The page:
County officials: Merger of Rowan, Salisbury animal control not a done deal
By Jessie Burchette
A merger of the Salisbury and Rowan County animal control operations isn’t a certainty.
The Rowan County Board of Commissioners added a brief discussion of the proposed merger to the board’s agenda Monday night.
Some commissioners, including Chairman Carl Ford, were unaware of ongoing discussions about a possible merger and surprised by an article in the April 17 edition of the Post reporting the Board of Health approved an agreement to consolidate the services effective July 1.
County Manager Gary Page included an updated memo to commissioners Monday night outlining the issues with animal control.
Commissioner Chad Mitchell, who serves on the Board of Health, said the merger is not a done deal and that the commissioners and the Salisbury City Council have to vote on the issue.
Mitchell said the city is offering to give the county $60,000 the first year, $30,000 the second year and $15,000 the third year to help with costs. As part of the agreement, the county would have to hire the city’s animal control officer.
Currently, the county provides animal control services for Rowan’s other nine municipalities. And all animals picked up by Salisbury are taken to the county animal shelter.
Mitchell suggested the Salisbury offer is a good deal for the county, since Salisbury could simply stop providing the service, letting it fall to the county without any financial assistance. Mitchell noted the city isn’t required to provide animal control.
Ford pointed out the county doesn’t have to provide animal control, either.
Page noted that county staff is OK with the proposal to merge operations.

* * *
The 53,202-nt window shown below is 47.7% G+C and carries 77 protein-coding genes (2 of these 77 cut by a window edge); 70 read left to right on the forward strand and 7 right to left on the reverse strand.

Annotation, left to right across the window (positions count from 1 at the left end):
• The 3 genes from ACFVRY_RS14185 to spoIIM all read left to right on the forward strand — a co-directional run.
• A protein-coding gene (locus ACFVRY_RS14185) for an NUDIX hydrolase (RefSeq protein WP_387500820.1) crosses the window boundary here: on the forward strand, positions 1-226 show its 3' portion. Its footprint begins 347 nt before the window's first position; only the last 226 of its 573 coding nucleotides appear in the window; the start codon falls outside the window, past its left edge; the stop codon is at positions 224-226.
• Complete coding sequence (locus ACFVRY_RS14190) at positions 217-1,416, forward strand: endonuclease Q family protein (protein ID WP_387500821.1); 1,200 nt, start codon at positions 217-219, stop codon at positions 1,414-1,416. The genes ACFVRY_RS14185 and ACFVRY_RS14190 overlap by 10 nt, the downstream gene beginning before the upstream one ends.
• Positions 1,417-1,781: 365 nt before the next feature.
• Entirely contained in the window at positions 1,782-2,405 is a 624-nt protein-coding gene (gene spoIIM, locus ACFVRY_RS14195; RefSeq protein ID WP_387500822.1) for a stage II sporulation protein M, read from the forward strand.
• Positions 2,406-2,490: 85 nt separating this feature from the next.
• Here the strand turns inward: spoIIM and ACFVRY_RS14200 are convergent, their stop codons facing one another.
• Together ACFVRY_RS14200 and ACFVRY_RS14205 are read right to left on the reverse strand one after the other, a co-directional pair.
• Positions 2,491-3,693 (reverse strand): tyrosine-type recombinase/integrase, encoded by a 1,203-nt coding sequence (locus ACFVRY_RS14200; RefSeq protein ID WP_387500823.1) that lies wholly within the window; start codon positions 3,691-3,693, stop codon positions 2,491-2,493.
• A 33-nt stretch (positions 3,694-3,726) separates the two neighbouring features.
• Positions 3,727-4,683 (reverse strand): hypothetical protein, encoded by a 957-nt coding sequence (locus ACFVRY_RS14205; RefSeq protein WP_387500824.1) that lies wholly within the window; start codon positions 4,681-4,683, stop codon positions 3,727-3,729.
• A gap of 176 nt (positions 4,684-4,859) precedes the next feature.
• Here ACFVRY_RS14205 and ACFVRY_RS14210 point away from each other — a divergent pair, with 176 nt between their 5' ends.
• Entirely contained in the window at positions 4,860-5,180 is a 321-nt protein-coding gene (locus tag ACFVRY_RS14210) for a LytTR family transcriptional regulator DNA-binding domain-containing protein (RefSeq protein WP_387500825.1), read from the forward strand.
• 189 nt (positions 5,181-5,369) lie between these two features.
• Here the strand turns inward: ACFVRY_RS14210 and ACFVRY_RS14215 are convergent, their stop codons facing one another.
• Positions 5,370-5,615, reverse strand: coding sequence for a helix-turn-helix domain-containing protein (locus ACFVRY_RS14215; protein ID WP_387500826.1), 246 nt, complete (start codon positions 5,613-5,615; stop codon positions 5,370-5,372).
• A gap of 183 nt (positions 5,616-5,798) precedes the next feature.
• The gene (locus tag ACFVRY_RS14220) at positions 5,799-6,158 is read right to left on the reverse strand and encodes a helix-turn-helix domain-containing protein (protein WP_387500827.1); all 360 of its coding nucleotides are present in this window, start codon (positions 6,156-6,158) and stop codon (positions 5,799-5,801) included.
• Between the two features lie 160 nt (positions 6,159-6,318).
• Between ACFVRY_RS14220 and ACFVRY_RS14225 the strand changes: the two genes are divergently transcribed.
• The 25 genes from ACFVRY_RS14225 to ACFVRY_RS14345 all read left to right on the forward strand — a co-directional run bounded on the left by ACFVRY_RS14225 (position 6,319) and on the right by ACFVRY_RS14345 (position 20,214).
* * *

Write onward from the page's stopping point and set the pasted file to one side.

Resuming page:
A decision is expected prior to July 1, the start of the new fiscal year.
In further discussion of animal control issues, Commissioner Tina Hall questioned the Health Board’s proposal to limit public viewing of the gassing of dogs and cats.
The Board of Health approved a moratorium on letting people watch animal euthanasia at the shelter while a committee develops a policy to limit public viewing.
It is in part a safety issue for employees, county officials say. In the memo, Page said part of the purpose would be to “decrease exposure of the shelter staff to constant harassment from citizens.”
Mitchell said he has recommended the viewing policy come to the Board of Commissioners for a vote, although it is not required.
In another matter, the board approved buying $40,254 worth of furniture from Church Outlet to furnish two new courtrooms set to open in mid-June.
Church Outlet of High Point submitted the lowest price among three companies.
Responding to questions, Page said the new courtrooms and re-opening of the front doors of the courthouse will occur at the same time.
Contact Jessie Burchette at 704-797-4254.